I am impressed with Mark Hopkins resume, and his personal investment in his family and school. I am also impressed his fellow educators and parents over the years have told him how wonderful the Clover school system has been. Like most residents, I recognize and salute those achievements. Like most, I do not want to see that changed.
However, national organizations (Harvard, Stanford, the Bill and Melinda Gates Foundation, but not the Clover School Board) have conducted in-depth studies proving a student’s education, performance and well-being deteriorates when high schools are larger than 1,500-1,800 students. School systems as large and as close as Charlotte have chosen to split up existing large high schools and set goals of maintaining small community-oriented high schools. Those are researchable facts. If Mr. Hopkins interprets those facts as “intended to create division and competition when it comes to the education of our children,” then I’m sure he has his reasons.
Mr. Hopkins wrote (in a letter in the July 22 Lake Wylie Pilot) “the erroneous assertion that CHS will become a “super(sized) high school” is anything but erroneous. The South Carolina definition of a high school is ninth to 12th grades. The ninth grade academy is 39 feet from the main building with connected covered walkways. The ninth-graders will share school buses, clubs, auditorium, athletic fields and the Applied Technology Center with the 10th-, 11th-, and 12th-graders. In inclement weather, the ninth-graders will go through the main building to reach the technology center. THAT constitutes a high school.
Only about 7 percent of S.C. high schools are larger than 2,000 students. CHS will house 3,400 students, more than many universities. THAT constitutes a super-sized high school. Mr. Hopkins definition differs from mine and 99 percent of all other school districts in South Carolina.
Like many of us in the community, Mr. Hopkins may have heard the administration say “There will never be that many (3,400) students on the campus.” Then, one might ask, why are we building to that capacity? Or Mr. Hopkins may have heard school board Chairman Mack McCarter when asked what consideration the board gave to super-sized high schools emphatically state, “I don’t care about those studies. I know what’s best for Clover!”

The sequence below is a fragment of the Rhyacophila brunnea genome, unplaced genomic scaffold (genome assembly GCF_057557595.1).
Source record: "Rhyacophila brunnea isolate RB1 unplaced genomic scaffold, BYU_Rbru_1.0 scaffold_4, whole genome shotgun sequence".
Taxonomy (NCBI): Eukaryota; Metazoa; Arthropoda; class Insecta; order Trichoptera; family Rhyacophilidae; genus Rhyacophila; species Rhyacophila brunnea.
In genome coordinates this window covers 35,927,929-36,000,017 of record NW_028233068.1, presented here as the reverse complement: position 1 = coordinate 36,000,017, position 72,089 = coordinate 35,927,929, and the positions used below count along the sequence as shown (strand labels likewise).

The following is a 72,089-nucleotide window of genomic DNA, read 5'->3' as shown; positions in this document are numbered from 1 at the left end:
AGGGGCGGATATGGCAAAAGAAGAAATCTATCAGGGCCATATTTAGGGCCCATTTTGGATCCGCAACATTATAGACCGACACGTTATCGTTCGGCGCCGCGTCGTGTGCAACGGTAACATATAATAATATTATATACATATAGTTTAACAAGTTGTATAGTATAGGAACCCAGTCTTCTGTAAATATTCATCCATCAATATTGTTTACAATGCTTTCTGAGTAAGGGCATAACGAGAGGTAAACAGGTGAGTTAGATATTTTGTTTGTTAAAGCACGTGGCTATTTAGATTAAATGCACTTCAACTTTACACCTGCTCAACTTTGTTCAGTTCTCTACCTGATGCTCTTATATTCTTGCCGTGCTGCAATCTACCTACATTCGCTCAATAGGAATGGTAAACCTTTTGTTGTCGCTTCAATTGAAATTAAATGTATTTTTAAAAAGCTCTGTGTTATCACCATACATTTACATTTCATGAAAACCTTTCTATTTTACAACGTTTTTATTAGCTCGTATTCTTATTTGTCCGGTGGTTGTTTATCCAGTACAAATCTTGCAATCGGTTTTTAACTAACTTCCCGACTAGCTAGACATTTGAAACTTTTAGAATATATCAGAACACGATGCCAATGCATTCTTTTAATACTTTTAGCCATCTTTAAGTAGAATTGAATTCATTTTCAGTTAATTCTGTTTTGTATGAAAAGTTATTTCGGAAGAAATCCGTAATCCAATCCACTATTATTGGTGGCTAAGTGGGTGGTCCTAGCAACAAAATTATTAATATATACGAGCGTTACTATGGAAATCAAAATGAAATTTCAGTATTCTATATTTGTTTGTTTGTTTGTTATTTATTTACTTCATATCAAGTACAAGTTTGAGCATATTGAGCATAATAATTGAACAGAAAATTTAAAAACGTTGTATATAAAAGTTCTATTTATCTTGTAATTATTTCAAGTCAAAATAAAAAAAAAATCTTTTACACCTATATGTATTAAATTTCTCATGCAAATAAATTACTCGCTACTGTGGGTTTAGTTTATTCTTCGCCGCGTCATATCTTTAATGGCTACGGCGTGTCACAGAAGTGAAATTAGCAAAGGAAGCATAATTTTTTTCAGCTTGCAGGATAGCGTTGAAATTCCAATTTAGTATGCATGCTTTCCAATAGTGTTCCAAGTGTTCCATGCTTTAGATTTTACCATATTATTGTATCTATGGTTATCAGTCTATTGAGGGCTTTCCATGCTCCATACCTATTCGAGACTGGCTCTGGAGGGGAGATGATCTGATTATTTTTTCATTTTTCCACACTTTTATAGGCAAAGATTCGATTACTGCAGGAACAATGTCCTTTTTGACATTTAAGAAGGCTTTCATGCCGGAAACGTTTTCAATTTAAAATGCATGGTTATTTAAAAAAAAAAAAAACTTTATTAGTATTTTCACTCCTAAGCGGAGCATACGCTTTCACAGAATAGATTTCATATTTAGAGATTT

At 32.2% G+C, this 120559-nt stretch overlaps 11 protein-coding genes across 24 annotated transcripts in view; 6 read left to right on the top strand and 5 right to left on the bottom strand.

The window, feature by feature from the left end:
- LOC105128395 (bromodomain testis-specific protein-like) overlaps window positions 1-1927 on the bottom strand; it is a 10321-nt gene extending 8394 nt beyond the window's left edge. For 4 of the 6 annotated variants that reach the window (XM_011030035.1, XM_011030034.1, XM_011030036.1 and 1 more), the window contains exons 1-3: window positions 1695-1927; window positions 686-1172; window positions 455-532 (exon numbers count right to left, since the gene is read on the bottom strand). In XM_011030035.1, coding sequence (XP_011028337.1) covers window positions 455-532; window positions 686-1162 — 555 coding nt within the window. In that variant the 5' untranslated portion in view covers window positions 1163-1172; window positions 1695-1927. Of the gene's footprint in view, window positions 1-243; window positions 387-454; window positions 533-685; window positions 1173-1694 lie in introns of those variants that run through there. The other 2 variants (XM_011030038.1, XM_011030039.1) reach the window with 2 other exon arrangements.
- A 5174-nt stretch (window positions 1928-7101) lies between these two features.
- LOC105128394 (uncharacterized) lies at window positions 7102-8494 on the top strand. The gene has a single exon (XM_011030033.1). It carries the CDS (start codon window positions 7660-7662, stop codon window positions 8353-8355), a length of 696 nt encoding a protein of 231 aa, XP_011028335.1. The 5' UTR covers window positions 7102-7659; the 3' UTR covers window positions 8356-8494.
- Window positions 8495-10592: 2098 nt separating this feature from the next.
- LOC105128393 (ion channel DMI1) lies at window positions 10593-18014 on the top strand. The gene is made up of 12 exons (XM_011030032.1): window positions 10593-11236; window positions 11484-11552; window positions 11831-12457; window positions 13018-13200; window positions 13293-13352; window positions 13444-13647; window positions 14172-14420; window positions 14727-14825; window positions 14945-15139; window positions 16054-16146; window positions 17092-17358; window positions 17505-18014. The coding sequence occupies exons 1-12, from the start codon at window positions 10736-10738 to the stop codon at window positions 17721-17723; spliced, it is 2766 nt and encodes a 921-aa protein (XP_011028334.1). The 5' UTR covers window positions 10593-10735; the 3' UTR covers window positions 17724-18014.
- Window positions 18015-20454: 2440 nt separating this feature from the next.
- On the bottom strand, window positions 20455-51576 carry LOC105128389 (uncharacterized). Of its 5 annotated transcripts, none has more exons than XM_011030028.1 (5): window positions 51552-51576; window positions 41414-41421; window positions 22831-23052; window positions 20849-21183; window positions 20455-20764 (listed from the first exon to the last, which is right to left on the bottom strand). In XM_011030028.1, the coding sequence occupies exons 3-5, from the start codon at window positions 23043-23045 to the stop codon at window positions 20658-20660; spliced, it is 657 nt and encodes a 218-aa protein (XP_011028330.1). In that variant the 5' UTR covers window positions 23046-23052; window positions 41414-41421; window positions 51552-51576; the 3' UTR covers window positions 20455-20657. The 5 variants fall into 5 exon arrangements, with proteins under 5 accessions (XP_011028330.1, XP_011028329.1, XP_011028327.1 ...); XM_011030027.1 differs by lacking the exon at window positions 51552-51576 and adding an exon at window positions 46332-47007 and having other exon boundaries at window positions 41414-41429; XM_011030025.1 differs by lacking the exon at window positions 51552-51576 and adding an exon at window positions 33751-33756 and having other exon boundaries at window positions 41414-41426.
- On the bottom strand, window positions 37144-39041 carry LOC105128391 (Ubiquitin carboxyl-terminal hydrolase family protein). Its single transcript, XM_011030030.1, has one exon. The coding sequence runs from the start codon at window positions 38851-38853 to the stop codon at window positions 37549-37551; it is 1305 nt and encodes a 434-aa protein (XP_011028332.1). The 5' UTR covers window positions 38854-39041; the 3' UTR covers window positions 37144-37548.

Rethinking the bond referendum
Mr. Hopkins states “The $67 million referendum that will provide a new elementary school, a new middle school, a renovated ninth grade academy, a new aquatics center, and needed improvements to existing facilities is $33 million less than the cost of York High School alone.” Really?
He forgot to add the $32 million in taxpayer dollar savings that will be added to the new $67 million bond referendum. The total projected cost is $99 million. Mr. Hopkins did not include math on his resume.
In fact, the cost of the York High School and the Clover project is virtually identical. In addition to a NEW high school, York’s project includes a NEW Applied Technical Center, a NEW football stadium, NEW state-of-the-art baseball, track, soccer fields and a tennis court as part of the deal.
He also made much of the fact the York number does not include annual operating costs. Let me point out that neither does the Clover numbers.
Mr. Hopkins considers these reported facts as “intended to create division and competition between our communities.” In his “experienced” opinion, questioning the “solid decision-making that has come to define our district’s leadership” is “short-sighted, uninformed and dangerously selfish.” As an employee of that district, of course he must follow the board’s leadership. I, however, am not under any such obligation. The board members and their advisers are ordinary human beings capable of making wrong-headed judgments.
A few inconvenient details
Lake Wylie now comprises the majority of the school population. The demographic changes taking place will likely have 75 percent to 80 percent of the student population coming from Lake Wylie before any evaluation of another high school takes place. Inevitably, a new school will be built at a much higher cost, and what then will we do with the expensive renovations?
The bottom line is the Clover School District could have a brand new high school of acceptable size in Lake Wylie for about the same cost as we are misapplying to the current Clover High School campus. It would eliminate the 16-25 mile round trip Lake Wylie students now have to make daily. Double that for those involved in extracurricular activities. Most importantly, it would avoid the inevitable and historically proven decline in education quality, student well-being and community cohesiveness that super sized high schools generate. Students from both communities would benefit from attending smaller, community-based high schools.
As parents and taxpayers, it is not only our right but our responsibility to question the school board decisions that affect us, our parents and their students on a daily basis, and on the most fundamental and far-reaching levels. To do so is NOT “short-sighted, uninformed and dangerously selfish.” It is absolutely necessary. The “only requiem I fear” is that we do not.
Margarett Blackwell is a Lake Wylie resident.